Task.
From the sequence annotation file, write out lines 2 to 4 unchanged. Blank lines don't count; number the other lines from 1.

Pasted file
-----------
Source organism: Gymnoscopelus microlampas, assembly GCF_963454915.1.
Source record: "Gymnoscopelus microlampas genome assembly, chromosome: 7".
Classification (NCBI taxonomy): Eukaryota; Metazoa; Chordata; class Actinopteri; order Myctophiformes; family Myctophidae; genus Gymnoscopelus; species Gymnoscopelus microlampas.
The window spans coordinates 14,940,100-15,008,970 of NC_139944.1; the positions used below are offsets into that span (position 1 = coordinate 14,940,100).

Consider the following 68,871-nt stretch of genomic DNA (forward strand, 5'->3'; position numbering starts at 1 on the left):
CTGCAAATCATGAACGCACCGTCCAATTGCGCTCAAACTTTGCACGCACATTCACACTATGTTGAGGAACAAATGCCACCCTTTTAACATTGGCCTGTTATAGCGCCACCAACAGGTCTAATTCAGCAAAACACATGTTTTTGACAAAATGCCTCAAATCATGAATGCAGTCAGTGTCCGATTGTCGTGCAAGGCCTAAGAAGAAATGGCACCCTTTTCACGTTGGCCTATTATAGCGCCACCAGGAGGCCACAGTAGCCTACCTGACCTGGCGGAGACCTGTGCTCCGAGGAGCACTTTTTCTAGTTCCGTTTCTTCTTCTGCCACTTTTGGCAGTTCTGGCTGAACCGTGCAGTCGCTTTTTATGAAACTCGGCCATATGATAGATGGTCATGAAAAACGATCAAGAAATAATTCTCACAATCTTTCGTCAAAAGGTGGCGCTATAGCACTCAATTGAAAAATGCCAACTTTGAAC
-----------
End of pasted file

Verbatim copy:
Source record: "Gymnoscopelus microlampas genome assembly, chromosome: 7".
Classification (NCBI taxonomy): Eukaryota; Metazoa; Chordata; class Actinopteri; order Myctophiformes; family Myctophidae; genus Gymnoscopelus; species Gymnoscopelus microlampas.
The window spans coordinates 14,940,100-15,008,970 of NC_139944.1; the positions used below are offsets into that span (position 1 = coordinate 14,940,100).